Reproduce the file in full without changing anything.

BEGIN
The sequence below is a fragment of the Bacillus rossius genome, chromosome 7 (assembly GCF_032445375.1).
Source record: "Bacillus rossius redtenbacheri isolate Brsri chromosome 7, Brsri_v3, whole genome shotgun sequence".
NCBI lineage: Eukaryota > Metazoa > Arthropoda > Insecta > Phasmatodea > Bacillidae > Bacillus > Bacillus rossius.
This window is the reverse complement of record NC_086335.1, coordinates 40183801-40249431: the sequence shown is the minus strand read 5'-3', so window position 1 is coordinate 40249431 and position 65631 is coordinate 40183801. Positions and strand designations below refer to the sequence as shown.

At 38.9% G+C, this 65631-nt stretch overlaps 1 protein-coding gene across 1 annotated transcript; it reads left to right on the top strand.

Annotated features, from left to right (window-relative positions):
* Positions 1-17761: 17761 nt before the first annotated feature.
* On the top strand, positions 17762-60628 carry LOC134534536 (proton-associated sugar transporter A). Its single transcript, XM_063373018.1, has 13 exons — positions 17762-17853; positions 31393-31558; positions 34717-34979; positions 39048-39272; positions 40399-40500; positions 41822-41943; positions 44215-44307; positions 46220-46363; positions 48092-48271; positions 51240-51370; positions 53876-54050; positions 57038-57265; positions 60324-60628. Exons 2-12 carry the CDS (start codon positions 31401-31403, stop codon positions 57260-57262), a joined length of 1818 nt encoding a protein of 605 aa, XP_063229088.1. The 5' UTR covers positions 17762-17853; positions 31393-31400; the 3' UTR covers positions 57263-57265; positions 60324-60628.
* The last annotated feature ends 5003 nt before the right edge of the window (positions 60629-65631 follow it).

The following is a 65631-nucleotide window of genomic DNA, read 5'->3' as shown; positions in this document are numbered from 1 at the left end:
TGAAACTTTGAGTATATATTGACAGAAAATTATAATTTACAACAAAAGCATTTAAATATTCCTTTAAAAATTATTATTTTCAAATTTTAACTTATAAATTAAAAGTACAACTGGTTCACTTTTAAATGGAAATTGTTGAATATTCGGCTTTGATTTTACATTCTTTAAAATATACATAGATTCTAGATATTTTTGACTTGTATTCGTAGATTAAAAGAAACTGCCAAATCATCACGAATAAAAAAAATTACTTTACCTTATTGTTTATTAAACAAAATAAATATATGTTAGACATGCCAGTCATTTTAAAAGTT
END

The sequence below is a fragment of the Bacillus rossius genome, chromosome 7 (assembly GCF_032445375.1).
Source record: "Bacillus rossius redtenbacheri isolate Brsri chromosome 7, Brsri_v3, whole genome shotgun sequence".
NCBI lineage: Eukaryota > Metazoa > Arthropoda > Insecta > Phasmatodea > Bacillidae > Bacillus > Bacillus rossius.
This window is the reverse complement of record NC_086335.1, coordinates 40183801-40249431: the sequence shown is the minus strand read 5'-3', so window position 1 is coordinate 40249431 and position 65631 is coordinate 40183801. Positions and strand designations below refer to the sequence as shown.

At 38.9% G+C, this 65631-nt stretch overlaps 1 protein-coding gene across 1 annotated transcript; it reads left to right on the top strand.

Annotated features, from left to right (window-relative positions):
* Positions 1-17761: 17761 nt before the first annotated feature.
* On the top strand, positions 17762-60628 carry LOC134534536 (proton-associated sugar transporter A). Its single transcript, XM_063373018.1, has 13 exons — positions 17762-17853; positions 31393-31558; positions 34717-34979; positions 39048-39272; positions 40399-40500; positions 41822-41943; positions 44215-44307; positions 46220-46363; positions 48092-48271; positions 51240-51370; positions 53876-54050; positions 57038-57265; positions 60324-60628. Exons 2-12 carry the CDS (start codon positions 31401-31403, stop codon positions 57260-57262), a joined length of 1818 nt encoding a protein of 605 aa, XP_063229088.1. The 5' UTR covers positions 17762-17853; positions 31393-31400; the 3' UTR covers positions 57263-57265; positions 60324-60628.
* The last annotated feature ends 5003 nt before the right edge of the window (positions 60629-65631 follow it).

The following is a 65631-nucleotide window of genomic DNA, read 5'->3' as shown; positions in this document are numbered from 1 at the left end:
TGAAACTTTGAGTATATATTGACAGAAAATTATAATTTACAACAAAAGCATTTAAATATTCCTTTAAAAATTATTATTTTCAAATTTTAACTTATAAATTAAAAGTACAACTGGTTCACTTTTAAATGGAAATTGTTGAATATTCGGCTTTGATTTTACATTCTTTAAAATATACATAGATTCTAGATATTTTTGACTTGTATTCGTAGATTAAAAGAAACTGCCAAATCATCACGAATAAAAAAAATTACTTTACCTTATTGTTTATTAAACAAAATAAATATATGTTAGACATGCCAGTCATTTTAAAAGTT